Equally important is Machiavelli's message that practical moral thinking is strategic. By this I mean that pursuit of the public good is contingent on available resources and the authority to act.
As a result, the good practitioner is someone with the requisite competence to act effectively for the public good in circumstances that are conflictual, fleeting, and partially out of control.
He observes that Machiavelli's account of the princely virtues builds on the work of classical Roman moralists and draws the same distinction they draw between personal virtues (such as charity and piety) and political virtues (liberality, clemency, good faith). [Note: Quentin Skinner's view]
What Skinner adds is that, when Machiavelli contends that rulers sometimes must act in defiance of the virtues (that is, immorally), it is the personal virtues that Machiavelli sees as obstacles, not the political virtues. (Thus, the good leader is not necessarily a good person.)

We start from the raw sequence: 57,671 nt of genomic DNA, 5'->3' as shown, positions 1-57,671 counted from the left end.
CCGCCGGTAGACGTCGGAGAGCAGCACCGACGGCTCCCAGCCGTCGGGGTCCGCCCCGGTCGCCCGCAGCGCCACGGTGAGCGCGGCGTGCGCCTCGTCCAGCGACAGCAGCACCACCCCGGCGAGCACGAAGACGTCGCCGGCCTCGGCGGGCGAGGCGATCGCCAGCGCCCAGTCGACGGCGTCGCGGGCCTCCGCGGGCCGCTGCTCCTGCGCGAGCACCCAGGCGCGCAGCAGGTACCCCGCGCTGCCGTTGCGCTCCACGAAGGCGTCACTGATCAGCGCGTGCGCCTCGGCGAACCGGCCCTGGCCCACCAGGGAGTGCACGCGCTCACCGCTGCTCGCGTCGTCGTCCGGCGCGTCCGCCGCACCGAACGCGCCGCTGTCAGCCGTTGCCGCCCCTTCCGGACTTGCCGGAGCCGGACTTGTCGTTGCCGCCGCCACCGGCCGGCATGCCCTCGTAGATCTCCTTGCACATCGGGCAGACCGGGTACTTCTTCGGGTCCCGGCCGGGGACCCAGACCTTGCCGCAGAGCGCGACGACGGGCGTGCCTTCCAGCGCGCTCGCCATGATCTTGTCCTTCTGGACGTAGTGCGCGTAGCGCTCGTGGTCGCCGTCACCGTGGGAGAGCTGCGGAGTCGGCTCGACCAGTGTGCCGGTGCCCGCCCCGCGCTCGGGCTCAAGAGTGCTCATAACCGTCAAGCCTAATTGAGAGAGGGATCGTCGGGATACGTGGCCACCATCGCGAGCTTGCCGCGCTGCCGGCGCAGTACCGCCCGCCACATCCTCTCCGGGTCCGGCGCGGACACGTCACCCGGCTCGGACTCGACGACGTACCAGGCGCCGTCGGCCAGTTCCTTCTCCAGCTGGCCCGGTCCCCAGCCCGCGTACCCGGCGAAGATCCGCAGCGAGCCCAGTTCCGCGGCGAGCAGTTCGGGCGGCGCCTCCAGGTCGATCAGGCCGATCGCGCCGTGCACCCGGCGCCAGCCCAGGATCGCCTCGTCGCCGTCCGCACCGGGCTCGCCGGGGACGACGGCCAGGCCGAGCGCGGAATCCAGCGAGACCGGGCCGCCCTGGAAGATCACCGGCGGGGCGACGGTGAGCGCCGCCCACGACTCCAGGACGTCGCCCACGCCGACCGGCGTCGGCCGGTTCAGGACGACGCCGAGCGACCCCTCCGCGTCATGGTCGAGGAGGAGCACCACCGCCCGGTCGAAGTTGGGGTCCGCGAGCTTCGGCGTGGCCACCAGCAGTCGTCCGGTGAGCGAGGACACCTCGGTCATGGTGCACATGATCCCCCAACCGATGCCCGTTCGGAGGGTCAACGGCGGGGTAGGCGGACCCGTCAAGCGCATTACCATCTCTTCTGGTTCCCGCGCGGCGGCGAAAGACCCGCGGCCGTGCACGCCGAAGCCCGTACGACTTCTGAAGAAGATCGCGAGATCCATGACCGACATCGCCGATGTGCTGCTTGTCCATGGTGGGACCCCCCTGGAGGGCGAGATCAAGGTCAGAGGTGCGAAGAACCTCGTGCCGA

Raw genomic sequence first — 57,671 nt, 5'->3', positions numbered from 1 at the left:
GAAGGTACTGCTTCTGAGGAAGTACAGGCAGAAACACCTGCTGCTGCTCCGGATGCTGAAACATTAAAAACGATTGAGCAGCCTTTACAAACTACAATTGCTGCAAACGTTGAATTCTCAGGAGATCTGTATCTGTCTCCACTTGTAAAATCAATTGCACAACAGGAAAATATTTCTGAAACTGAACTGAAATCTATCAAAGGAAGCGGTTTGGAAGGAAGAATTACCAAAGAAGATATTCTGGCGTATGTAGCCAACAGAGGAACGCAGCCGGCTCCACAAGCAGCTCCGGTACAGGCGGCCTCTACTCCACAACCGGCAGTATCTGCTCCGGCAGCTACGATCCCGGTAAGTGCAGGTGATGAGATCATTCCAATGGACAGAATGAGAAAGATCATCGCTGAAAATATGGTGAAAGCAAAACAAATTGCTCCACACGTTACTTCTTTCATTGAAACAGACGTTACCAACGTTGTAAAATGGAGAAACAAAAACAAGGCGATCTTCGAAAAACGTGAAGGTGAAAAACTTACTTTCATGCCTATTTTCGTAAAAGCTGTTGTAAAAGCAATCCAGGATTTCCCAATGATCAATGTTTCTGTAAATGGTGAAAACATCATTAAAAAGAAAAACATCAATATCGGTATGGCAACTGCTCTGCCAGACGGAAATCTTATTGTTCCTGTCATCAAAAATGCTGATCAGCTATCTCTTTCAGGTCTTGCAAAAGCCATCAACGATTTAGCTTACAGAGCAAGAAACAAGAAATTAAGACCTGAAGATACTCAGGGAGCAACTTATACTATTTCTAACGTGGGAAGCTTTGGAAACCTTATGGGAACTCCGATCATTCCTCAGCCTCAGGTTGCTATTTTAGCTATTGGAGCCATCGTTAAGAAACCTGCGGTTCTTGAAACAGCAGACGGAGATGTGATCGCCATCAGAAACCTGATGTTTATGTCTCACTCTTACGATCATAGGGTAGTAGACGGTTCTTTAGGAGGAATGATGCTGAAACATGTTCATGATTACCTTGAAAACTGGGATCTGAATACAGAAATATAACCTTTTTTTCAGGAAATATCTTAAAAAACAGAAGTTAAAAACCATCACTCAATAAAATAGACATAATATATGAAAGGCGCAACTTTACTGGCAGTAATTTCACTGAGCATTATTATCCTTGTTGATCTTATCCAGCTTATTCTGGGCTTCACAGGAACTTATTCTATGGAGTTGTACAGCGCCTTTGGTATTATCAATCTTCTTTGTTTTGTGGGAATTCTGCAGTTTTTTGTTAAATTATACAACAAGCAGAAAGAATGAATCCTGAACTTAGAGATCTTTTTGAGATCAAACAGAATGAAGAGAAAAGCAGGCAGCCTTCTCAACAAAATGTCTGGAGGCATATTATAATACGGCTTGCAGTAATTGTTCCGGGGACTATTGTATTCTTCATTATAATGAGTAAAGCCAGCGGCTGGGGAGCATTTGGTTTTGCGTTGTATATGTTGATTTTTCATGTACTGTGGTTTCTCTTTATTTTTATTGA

When scholars focus on Machiavelli's instruction about consciously committing evil (when necessary), they typically fail to notice this disorderliness and thus the numerous -- and perfectly cogent -- ways ethical conflicts can arise.
The term dirty hands, briefly, refers to situations in which it appears that the morally better course of action is to do something morally wrong. Which, of course, is paradoxical: how can it be morally better to do something morally wrong?
Giorgini notes that Machiavelli never says the end justifies the means, but how then are we to understand Machiavelli's teaching on committing evil?
In a clever rhetorical inversion, Holmes suggests that, to maintain such loyalty, the prudent ruler is"forced to be good."This phrase neatly captures Benner's hopeful reading of Machiavelli, but it reflects the same dichotomous choice: either Machiavelli is completely amoral, or he is unproblematically moral.
Machiavelli goes a step further in his discussion of ideal polities by stressing the virtue of social conflict for preserving liberty.